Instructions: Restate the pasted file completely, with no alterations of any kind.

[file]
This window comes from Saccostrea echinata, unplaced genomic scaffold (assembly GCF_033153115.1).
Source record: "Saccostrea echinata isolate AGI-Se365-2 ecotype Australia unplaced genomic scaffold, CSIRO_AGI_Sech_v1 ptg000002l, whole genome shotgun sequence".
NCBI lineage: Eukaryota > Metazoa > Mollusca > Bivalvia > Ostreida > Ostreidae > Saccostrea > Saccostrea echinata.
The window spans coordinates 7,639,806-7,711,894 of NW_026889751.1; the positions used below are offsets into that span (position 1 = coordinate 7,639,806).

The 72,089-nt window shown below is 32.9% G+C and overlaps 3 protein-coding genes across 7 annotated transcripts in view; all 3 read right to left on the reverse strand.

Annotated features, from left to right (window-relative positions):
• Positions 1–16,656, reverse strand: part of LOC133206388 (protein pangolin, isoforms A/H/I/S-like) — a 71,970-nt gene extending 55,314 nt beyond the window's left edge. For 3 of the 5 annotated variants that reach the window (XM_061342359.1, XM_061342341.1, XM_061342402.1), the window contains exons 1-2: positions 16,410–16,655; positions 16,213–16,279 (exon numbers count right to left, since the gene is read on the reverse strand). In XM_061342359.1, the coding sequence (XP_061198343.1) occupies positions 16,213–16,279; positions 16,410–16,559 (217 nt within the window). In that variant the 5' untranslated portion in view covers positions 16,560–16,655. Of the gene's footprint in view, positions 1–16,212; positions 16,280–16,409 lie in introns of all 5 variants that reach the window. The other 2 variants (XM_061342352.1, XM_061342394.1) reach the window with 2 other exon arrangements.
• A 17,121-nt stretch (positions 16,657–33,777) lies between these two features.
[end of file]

This window comes from Saccostrea echinata, unplaced genomic scaffold (assembly GCF_033153115.1).
Source record: "Saccostrea echinata isolate AGI-Se365-2 ecotype Australia unplaced genomic scaffold, CSIRO_AGI_Sech_v1 ptg000002l, whole genome shotgun sequence".
NCBI lineage: Eukaryota > Metazoa > Mollusca > Bivalvia > Ostreida > Ostreidae > Saccostrea > Saccostrea echinata.
The window spans coordinates 7,639,806-7,711,894 of NW_026889751.1; the positions used below are offsets into that span (position 1 = coordinate 7,639,806).

The 72,089-nt window shown below is 32.9% G+C and overlaps 3 protein-coding genes across 7 annotated transcripts in view; all 3 read right to left on the reverse strand.

Annotated features, from left to right (window-relative positions):
• Positions 1–16,656, reverse strand: part of LOC133206388 (protein pangolin, isoforms A/H/I/S-like) — a 71,970-nt gene extending 55,314 nt beyond the window's left edge. For 3 of the 5 annotated variants that reach the window (XM_061342359.1, XM_061342341.1, XM_061342402.1), the window contains exons 1-2: positions 16,410–16,655; positions 16,213–16,279 (exon numbers count right to left, since the gene is read on the reverse strand). In XM_061342359.1, the coding sequence (XP_061198343.1) occupies positions 16,213–16,279; positions 16,410–16,559 (217 nt within the window). In that variant the 5' untranslated portion in view covers positions 16,560–16,655. Of the gene's footprint in view, positions 1–16,212; positions 16,280–16,409 lie in introns of all 5 variants that reach the window. The other 2 variants (XM_061342352.1, XM_061342394.1) reach the window with 2 other exon arrangements.
• A 17,121-nt stretch (positions 16,657–33,777) lies between these two features.